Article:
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Jan 10, 2015 1:55 PM CST
|Sharon, I missed this one. Must have been before I joined.
What I like about beans is that it's 5 or 6 vegetables in one.
What does that mean?
Think about beans:
You can eat them raw (usually right out in the garden). Very paleo.
You can lightly steam them and eat them al dente. Very trendy.
You can cook them until they are soft and still bright green. Very common.
You can open a can and heat them. Very sad.
You can throw them in a pot with some kind of smoked pork product (of your choice) and cook them until they are soft and a little gray green. Very country.
Or you can cook the dried beans for some really good eatin'.
My old hillbilly boss (by his own admission) told me that as a kid, they would string the pods of ripe beans and hang and dry them and then in the winter they would cook them. He said they were good, his wife said otherwise.
The amazing thing about beans is that no matter how you cook them they are delicious. Completely different tastes, but delicious.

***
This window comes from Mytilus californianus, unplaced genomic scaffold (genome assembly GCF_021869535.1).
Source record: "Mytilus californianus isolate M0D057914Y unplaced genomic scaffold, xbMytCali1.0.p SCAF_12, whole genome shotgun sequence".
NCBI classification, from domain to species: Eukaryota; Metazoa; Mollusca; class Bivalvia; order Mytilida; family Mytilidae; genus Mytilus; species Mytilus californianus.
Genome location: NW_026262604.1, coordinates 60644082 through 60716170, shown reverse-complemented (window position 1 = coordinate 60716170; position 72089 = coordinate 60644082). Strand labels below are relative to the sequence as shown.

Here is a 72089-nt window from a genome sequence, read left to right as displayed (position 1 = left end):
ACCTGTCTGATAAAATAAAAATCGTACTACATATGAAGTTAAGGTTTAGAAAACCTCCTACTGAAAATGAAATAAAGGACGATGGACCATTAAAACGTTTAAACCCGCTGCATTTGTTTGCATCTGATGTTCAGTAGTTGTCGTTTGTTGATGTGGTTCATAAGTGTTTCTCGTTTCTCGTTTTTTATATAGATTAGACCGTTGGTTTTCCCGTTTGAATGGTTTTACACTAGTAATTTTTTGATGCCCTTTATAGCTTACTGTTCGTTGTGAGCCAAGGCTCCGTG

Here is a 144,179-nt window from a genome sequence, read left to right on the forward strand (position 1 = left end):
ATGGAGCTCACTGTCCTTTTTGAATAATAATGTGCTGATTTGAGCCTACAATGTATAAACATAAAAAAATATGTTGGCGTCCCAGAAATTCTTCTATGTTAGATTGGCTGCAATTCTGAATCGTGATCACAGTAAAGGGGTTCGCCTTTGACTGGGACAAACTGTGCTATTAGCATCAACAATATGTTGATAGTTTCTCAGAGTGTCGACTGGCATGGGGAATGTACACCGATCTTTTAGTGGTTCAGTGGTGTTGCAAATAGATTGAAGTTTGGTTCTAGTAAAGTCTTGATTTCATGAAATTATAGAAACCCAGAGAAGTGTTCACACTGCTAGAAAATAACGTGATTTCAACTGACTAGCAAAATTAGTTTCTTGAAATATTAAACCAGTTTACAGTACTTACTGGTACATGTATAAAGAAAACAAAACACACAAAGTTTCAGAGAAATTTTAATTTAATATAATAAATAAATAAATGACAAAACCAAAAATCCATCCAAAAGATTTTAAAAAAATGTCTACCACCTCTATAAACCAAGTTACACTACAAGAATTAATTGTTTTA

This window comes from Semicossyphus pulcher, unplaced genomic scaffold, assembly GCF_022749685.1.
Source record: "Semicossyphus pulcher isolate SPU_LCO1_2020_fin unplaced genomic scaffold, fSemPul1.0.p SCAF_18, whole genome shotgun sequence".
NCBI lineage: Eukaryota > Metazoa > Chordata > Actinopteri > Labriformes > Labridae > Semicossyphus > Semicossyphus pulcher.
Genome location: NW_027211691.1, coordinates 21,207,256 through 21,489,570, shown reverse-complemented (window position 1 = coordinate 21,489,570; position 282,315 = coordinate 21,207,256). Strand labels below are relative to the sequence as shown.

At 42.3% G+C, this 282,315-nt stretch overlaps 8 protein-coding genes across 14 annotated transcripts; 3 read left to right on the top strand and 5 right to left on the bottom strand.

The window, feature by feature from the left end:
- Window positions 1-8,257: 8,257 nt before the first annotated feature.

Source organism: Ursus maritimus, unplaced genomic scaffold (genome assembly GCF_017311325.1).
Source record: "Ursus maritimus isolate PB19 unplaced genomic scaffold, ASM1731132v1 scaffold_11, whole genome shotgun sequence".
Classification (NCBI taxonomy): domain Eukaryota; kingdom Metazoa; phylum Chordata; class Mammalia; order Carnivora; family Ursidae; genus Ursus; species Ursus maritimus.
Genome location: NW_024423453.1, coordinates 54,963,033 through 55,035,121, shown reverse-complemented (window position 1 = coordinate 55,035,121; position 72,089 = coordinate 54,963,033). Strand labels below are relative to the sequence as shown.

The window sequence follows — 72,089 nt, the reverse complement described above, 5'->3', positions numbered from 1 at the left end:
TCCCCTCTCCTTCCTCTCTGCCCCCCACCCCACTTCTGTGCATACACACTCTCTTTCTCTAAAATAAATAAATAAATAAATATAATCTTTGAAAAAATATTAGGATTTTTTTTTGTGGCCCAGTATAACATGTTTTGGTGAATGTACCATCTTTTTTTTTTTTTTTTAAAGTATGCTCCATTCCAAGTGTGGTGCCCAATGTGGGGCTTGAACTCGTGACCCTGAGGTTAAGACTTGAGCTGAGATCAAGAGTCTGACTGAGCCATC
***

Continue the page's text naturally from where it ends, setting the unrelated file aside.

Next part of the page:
Yeah, you say, but what if you burn them? Blackened beans. I've made them. Stir fried with the right sauce and spices they are delicious (big surprise).
How many other vegetables can you overcook and still have something good to eat? OK, corn, but it's taste doesn't change that much.
Jan 10, 2015 2:25 PM CST
|Exactly, Carl. True down to the last bean, all true.
And by the way, those beans strung on a string and hung in the rafters of the attic to dry, they are called shucky beans. I love them but I never grow enough to have any left over at the end of the season for stringing. I do have an attic though, so I've thought about it. They just have to dry in an area where very little moisture can get near them. Love shucky beans!!
On the other hand, I love beans in any form, just as you described.
Bacon grease is about as close to pork as I can get, so I fry the bacon and serve it to others, then save the grease for various bean dishes.
Great and savory memories came dancing through my mind when I read your words. Thank you!
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